Written byRamya Patelkhana ·
In the quarterly-earnings briefing, SoftBank Founder-CEO Masayoshi Son said that the group and Uber are struggling to reach an agreement on terms.
He said SoftBank could also consider investing in Uber's rival, Lyft.
"We are positively exploring the (Uber) opportunity, but whether we make an investment or not—I don't want you to call me a cheater or a liar. Depending on the price and the terms, we might change the entity that we would invest in to Lyft."
Calling Uber a "good company," Masayoshi Son said due to pricing and terms-and-conditions, SoftBank has "not yet decided" on the investment.
He said if SoftBank can't agree on a price Uber investors would sell their shares for, the group would invest in Uber's rival Lyft, adding it is "wholly possible".
Son would be happy to fund either one of the US-based ride-hailing companies.
On the proposed Uber deal, CEO Son said: "Probably most of the investment would be buying out from existing investors, and maybe existing investors don't want to sell. And if we can't accept the price, maybe we might have a different decision."
SoftBank plans to buy 14-20% of Uber's shares and also has a tentative deal in place with the company's board.
Both the parties are still haggling over the share price. SoftBank doesn't want to pay the "high" price demanded by Uber shareholders.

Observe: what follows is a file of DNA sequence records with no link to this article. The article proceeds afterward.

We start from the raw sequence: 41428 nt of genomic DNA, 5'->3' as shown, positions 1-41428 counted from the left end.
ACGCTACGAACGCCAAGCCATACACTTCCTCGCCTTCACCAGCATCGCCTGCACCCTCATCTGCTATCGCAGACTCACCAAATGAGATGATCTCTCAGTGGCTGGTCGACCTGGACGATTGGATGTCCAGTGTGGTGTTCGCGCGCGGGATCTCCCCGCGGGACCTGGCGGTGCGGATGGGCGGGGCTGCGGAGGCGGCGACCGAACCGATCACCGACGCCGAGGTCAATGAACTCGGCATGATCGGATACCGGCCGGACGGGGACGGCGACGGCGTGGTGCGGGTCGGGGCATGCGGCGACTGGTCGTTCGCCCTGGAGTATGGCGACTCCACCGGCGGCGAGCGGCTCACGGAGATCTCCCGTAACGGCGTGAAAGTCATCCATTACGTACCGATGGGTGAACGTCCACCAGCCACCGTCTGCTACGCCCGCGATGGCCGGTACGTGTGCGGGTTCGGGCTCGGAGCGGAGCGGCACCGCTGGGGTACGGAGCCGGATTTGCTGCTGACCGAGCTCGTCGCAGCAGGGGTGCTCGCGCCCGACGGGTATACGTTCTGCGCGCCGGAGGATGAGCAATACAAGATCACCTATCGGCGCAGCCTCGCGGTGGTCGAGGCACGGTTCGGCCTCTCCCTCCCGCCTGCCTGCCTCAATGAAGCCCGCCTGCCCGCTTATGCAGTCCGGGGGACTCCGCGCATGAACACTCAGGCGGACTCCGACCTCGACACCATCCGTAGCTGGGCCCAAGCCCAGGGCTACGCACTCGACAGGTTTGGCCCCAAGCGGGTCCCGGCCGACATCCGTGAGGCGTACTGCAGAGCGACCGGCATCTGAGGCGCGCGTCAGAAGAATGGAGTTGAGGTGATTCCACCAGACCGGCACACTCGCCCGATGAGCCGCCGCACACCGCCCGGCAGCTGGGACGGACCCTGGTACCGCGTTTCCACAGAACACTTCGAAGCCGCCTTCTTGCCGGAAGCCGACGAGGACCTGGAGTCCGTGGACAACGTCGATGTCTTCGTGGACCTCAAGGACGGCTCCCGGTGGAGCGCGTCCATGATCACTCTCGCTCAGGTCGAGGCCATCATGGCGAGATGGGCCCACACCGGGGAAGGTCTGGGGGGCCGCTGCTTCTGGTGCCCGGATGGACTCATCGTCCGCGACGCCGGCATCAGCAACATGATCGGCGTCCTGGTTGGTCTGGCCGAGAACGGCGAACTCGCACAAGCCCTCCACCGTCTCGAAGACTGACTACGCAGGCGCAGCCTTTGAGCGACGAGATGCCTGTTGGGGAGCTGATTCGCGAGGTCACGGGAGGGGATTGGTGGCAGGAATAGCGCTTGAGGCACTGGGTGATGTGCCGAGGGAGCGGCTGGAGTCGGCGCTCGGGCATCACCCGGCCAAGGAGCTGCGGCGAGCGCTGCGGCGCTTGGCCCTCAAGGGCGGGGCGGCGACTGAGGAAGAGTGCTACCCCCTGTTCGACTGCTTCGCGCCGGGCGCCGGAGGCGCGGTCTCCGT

However, in October, Uber's board approved changes in corporate governance structure, paving the way for SoftBank to buy early investors' shares.
In mid-October, Uber's Arianna Huffington said the SoftBank deal would be confirmed in a week. However, even after two weeks, the agreement has not yet been finalized.
Meanwhile, there have been reports last week that "disagreement" between Uber's ousted CEO Travis Kalanick and the company's early investor Benchmark Capital (which filed a lawsuit against Kalanick) also prevented the closure of the SoftBank deal.
SoftBank CEO Masayoshi Son noted Uber had a good start but also acknowledged that the company had been lately "struggling through some management issues."
Following the sexual harassment allegations and Kalanick's controversial video shaming an Uber driver, the ride-hailing company has lost its US market share to Lyft while facing a potential ban in its largest European market, London.
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